by The Evergrey The Evergrey August 14, 2018 It all started four days after the 2016 presidential election, when Seattle’s Eric Liu gave his first “civic sermon.” “Many of you feel not just shocked but betrayed. Not just sad but grief-stricken,” Eric said then, sounding like a pastor in church. “So we gather today in search [...]
Like many modern freelancers, you may find journalist Ann Friedman in a range of publications, including The New York Times, The Washington Post and New York Magazine. This disaggregation of her body of work can make it difficult for readers to develop loyalty. Yet many readers — particularly millennials — are more interested in following a writer they trust or enjoy than a publication. “People like people more than brands,” Friedman told Crosscut in a recent interview, which is why she began curating her own weekly newsletter to better engage and grow her readers across publications. The roughly 500-word-count letter highlights topics she finds interesting, written in her distinctly casual, first-person tone. Through unpaid social media and word of mouth, Friedman has grown her subscriber base to more than 25,000 readers since the newsletter launch in 2013.
E-newsletters have become a primary engagement, dissemination and revenue-generating tool for modern newsrooms. With benefits ranging from reader loyalty to audience insights to new revenue, it’s easy to see why. What’s harder to see is the “why not,” though it’s equally important. Email used to be a method for filtering the internet. Far from the infinity scroll or overcrowded stream of unvetted articles, email delivered exactly what we needed to know from a trusted source in a format that we could finish. For newsrooms, email allowed us to target exactly who we wanted with the content and branding we wanted them to see. Email has not only outlived and outshone other tools, it has remained the one constant in a stream of new technologies. As ReDef executive Jason Hirschhorn told The New York Times, email is “the cockroach of the internet.”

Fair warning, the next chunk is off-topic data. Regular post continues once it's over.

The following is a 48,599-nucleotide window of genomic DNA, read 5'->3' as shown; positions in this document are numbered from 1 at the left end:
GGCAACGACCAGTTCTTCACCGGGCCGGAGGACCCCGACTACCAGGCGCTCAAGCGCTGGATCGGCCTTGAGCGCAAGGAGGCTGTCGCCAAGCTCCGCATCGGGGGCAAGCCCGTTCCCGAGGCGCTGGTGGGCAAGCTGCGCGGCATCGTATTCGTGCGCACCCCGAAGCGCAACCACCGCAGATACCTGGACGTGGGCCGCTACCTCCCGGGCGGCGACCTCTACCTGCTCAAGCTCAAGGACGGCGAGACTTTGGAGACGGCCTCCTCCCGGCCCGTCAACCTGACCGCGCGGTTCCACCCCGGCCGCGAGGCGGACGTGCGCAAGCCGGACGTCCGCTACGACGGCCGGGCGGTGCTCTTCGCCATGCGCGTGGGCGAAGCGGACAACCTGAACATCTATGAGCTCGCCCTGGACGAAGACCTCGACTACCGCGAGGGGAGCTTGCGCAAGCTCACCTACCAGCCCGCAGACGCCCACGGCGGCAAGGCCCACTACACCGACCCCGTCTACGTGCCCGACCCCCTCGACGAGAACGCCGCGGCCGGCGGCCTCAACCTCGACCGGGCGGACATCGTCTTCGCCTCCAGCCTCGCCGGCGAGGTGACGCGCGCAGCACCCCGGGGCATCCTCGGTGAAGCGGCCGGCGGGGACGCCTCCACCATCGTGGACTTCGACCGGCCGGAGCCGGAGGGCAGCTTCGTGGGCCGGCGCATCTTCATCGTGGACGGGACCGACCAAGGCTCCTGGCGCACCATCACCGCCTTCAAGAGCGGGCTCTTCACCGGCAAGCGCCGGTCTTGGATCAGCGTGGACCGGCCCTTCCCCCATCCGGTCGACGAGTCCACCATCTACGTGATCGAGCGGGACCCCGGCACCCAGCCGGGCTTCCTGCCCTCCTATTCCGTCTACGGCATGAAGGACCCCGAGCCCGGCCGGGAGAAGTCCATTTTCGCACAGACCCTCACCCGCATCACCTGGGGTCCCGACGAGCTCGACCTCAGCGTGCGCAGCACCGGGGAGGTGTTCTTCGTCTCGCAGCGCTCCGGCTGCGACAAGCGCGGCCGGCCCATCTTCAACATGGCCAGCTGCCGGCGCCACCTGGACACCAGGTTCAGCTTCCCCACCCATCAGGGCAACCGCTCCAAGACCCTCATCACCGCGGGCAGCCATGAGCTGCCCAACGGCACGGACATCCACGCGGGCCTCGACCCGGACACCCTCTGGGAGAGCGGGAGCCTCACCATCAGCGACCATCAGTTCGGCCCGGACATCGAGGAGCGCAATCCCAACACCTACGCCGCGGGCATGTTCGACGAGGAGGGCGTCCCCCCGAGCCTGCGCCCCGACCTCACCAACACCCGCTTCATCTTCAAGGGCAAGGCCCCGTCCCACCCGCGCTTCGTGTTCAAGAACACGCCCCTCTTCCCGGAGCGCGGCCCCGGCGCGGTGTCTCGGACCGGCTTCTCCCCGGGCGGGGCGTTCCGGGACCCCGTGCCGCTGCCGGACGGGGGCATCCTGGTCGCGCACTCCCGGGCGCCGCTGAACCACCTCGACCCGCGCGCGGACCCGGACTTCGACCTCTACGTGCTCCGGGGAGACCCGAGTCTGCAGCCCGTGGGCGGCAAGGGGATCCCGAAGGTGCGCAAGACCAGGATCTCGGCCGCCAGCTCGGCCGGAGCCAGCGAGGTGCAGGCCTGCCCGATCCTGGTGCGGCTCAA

If you operate a nonprofit newsroom, email appeals have likely become an essential fundraising tool. Yet while recommendations for how to grow your mailing lists are readily available, it’s much harder to find good information about retaining subscribers and engaging them as active community members. As a result, many successful efforts to gain subscribers are followed swiftly by flurries of unsubscribes or high spam ratings. Through a fellowship with the Donald W. Reynolds Journalism Institute, I’ve set out to explore ways that nonprofit news outlets can turn fly-by readers into email subscribers and, further, into supporting members.
One of my favorite pastimes is scanning the projects on Kickstarter or IndiGogo, getting a taste for the next wave of disruptive technologies designed to revolutionize my morning latte, backpacking omelets or personal posture. Perhaps that’s why attending last week’s Seattle Venture Partners' annual Fast Pitch Finals at McCaw Hall felt to me like shopping for the next companies that will revolutionize our community. Contestants pitch their ideas — live, on-stage before a panel of judges — in hopes of landing a piece of the $250,000 in grant and investments on the table.